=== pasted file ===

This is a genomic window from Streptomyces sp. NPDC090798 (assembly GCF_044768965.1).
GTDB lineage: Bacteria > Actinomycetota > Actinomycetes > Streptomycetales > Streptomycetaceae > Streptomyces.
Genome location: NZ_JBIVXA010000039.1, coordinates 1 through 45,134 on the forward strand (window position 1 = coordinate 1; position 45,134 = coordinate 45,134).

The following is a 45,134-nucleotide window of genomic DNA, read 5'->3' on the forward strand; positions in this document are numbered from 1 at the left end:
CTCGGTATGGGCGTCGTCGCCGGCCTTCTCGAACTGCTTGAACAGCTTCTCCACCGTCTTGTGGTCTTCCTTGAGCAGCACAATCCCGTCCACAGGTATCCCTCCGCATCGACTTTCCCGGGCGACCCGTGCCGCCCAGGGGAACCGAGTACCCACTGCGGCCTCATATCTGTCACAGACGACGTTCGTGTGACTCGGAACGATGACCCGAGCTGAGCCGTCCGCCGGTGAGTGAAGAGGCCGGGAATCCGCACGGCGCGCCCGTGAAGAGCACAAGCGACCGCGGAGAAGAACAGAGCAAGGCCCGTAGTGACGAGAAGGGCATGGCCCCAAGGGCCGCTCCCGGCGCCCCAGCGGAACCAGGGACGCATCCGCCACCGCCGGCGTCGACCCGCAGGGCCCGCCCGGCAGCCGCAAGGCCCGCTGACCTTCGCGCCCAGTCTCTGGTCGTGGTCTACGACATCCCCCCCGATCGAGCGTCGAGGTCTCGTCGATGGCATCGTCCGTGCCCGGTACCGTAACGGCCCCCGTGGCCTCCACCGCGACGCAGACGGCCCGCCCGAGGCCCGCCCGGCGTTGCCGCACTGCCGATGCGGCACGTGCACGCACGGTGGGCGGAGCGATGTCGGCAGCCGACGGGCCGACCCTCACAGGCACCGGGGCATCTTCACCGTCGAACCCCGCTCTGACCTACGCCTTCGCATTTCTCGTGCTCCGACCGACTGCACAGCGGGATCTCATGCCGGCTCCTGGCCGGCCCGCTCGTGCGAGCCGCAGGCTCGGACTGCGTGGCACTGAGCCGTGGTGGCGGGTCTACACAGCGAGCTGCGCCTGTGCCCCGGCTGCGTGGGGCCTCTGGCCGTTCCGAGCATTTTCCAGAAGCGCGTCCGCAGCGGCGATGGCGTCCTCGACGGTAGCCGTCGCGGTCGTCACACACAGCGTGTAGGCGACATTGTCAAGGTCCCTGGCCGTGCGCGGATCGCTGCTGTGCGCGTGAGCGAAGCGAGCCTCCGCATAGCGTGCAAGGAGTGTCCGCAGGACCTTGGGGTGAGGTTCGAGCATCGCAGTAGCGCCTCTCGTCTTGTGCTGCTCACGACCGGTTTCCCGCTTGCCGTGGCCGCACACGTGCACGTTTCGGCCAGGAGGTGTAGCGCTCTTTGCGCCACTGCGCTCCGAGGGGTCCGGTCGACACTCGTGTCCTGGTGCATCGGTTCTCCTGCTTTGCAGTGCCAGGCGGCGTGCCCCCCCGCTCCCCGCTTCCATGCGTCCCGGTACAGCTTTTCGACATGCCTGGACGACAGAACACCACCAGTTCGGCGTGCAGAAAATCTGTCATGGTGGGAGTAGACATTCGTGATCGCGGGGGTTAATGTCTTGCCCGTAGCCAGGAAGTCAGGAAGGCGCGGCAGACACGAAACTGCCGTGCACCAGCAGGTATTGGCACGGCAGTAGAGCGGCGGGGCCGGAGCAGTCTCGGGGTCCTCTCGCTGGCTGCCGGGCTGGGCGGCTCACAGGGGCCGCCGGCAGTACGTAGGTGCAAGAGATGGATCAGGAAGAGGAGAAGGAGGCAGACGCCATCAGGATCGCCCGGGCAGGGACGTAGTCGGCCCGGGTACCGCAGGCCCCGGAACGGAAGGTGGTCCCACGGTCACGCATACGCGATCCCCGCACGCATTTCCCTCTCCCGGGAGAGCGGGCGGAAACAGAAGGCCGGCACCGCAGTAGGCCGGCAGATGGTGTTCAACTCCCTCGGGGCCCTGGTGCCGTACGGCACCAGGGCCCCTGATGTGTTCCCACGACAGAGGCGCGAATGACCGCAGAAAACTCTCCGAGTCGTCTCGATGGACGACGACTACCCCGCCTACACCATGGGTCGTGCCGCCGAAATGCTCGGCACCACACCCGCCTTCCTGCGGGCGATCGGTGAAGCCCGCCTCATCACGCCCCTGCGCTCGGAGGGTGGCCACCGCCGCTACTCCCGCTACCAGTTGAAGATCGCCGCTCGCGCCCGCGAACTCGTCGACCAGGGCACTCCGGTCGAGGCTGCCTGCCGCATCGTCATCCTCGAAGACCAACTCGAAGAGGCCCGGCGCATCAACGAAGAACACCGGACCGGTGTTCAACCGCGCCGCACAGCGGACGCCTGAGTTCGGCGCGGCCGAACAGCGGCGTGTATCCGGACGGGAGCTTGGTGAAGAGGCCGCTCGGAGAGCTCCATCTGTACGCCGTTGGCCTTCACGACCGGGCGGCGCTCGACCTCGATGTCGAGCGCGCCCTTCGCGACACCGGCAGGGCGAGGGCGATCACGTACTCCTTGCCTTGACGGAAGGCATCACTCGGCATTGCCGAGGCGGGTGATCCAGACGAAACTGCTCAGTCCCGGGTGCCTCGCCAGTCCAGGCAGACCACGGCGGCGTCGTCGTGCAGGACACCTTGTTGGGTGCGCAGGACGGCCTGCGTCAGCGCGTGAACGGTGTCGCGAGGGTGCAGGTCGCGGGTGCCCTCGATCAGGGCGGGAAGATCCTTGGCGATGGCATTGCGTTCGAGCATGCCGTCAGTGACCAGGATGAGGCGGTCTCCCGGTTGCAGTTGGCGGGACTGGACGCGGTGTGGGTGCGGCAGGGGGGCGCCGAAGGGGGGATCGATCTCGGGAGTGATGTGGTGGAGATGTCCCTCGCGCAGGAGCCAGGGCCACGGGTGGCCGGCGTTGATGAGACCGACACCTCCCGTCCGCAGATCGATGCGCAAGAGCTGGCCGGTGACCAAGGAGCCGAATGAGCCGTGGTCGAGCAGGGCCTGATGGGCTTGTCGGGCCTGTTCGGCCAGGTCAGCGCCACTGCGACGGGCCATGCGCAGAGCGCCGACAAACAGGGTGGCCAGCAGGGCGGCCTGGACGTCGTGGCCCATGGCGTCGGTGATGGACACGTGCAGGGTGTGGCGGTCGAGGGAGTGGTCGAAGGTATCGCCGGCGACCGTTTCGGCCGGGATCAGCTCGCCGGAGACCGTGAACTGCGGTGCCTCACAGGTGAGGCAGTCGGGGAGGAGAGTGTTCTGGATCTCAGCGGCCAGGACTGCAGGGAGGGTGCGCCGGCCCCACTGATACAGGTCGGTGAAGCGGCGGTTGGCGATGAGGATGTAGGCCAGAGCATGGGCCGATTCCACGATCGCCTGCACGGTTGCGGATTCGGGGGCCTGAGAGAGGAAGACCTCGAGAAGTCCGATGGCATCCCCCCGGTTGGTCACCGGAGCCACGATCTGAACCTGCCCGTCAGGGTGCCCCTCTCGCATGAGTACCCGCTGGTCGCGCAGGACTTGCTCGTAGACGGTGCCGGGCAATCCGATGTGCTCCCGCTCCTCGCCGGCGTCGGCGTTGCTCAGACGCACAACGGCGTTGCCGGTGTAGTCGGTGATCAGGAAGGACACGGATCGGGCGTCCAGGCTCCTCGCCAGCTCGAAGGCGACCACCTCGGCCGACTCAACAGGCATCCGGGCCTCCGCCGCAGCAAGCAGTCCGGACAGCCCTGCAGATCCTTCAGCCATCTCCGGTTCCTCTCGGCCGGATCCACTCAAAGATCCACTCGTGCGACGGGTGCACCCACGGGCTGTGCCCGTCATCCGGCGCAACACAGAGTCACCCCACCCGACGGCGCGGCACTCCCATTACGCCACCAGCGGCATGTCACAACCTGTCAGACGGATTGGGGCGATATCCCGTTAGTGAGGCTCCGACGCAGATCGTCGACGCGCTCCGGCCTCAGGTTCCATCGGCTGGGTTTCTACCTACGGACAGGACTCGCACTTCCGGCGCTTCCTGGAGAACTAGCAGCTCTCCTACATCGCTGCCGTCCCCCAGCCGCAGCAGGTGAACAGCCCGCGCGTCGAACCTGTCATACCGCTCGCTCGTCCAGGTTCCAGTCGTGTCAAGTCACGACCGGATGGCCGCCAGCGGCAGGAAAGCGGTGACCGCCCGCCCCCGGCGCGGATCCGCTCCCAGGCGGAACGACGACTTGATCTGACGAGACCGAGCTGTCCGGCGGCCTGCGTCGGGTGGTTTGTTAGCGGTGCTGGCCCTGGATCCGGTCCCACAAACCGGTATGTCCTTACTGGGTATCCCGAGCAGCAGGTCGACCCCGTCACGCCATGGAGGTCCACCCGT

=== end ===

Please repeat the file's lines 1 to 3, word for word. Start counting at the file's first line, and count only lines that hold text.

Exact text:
This is a genomic window from Streptomyces sp. NPDC090798 (assembly GCF_044768965.1).
GTDB lineage: Bacteria > Actinomycetota > Actinomycetes > Streptomycetales > Streptomycetaceae > Streptomyces.
Genome location: NZ_JBIVXA010000039.1, coordinates 1 through 45,134 on the forward strand (window position 1 = coordinate 1; position 45,134 = coordinate 45,134).